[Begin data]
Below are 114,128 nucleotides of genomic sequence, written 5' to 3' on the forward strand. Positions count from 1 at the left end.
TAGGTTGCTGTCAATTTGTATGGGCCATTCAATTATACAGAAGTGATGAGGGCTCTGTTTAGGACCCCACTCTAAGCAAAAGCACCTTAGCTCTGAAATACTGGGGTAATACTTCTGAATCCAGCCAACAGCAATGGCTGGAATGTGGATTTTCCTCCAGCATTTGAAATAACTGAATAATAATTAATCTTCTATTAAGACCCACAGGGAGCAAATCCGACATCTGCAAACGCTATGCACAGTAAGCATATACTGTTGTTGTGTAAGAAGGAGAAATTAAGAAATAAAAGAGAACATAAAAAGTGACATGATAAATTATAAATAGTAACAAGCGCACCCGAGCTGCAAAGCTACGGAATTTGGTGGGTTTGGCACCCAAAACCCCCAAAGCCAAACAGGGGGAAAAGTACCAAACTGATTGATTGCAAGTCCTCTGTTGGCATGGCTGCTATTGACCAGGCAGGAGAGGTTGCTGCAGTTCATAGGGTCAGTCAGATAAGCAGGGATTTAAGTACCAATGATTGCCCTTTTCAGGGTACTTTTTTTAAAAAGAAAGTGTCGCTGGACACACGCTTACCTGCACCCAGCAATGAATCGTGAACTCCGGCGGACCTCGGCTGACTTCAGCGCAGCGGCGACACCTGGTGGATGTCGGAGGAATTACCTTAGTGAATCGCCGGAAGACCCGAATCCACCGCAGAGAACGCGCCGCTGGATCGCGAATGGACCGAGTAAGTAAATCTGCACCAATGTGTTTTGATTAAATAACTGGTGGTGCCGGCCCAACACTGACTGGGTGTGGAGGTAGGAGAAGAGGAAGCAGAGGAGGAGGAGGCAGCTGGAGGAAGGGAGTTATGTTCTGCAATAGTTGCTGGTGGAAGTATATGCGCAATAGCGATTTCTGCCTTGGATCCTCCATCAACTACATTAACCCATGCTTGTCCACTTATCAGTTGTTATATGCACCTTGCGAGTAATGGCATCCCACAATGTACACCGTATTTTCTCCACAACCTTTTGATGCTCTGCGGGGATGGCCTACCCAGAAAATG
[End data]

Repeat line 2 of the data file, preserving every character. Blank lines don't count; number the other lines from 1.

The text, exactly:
TAGGTTGCTGTCAATTTGTATGGGCCATTCAATTATACAGAAGTGATGAGGGCTCTGTTTAGGACCCCACTCTAAGCAAAAGCACCTTAGCTCTGAAATACTGGGGTAATACTTCTGAATCCAGCCAACAGCAATGGCTGGAATGTGGATTTTCCTCCAGCATTTGAAATAACTGAATAATAATTAATCTTCTATTAAGACCCACAGGGAGCAAATCCGACATCTGCAAACGCTATGCACAGTAAGCATATACTGTTGTTGTGTAAGAAGGAGAAATTAAGAAATAAAAGAGAACATAAAAAGTGACATGATAAATTATAAATAGTAACAAGCGCACCCGAGCTGCAAAGCTACGGAATTTGGTGGGTTTGGCACCCAAAACCCCCAAAGCCAAACAGGGGGAAAAGTACCAAACTGATTGATTGCAAGTCCTCTGTTGGCATGGCTGCTATTGACCAGGCAGGAGAGGTTGCTGCAGTTCATAGGGTCAGTCAGATAAGCAGGGATTTAAGTACCAATGATTGCCCTTTTCAGGGTACTTTTTTTAAAAAGAAAGTGTCGCTGGACACACGCTTACCTGCACCCAGCAATGAATCGTGAACTCCGGCGGACCTCGGCTGACTTCAGCGCAGCGGCGACACCTGGTGGATGTCGGAGGAATTACCTTAGTGAATCGCCGGAAGACCCGAATCCACCGCAGAGAACGCGCCGCTGGATCGCGAATGGACCGAGTAAGTAAATCTGCACCAATGTGTTTTGATTAAATAACTGGTGGTGCCGGCCCAACACTGACTGGGTGTGGAGGTAGGAGAAGAGGAAGCAGAGGAGGAGGAGGCAGCTGGAGGAAGGGAGTTATGTTCTGCAATAGTTGCTGGTGGAAGTATATGCGCAATAGCGATTTCTGCCTTGGATCCTCCATCAACTACATTAACCCATGCTTGTCCACTTATCAGTTGTTATATGCACCTTGCGAGTAATGGCATCCCACAATGTACACCGTATTTTCTCCACAACCTTTTGATGCTCTGCGGGGATGGCCTACCCAGAAAATG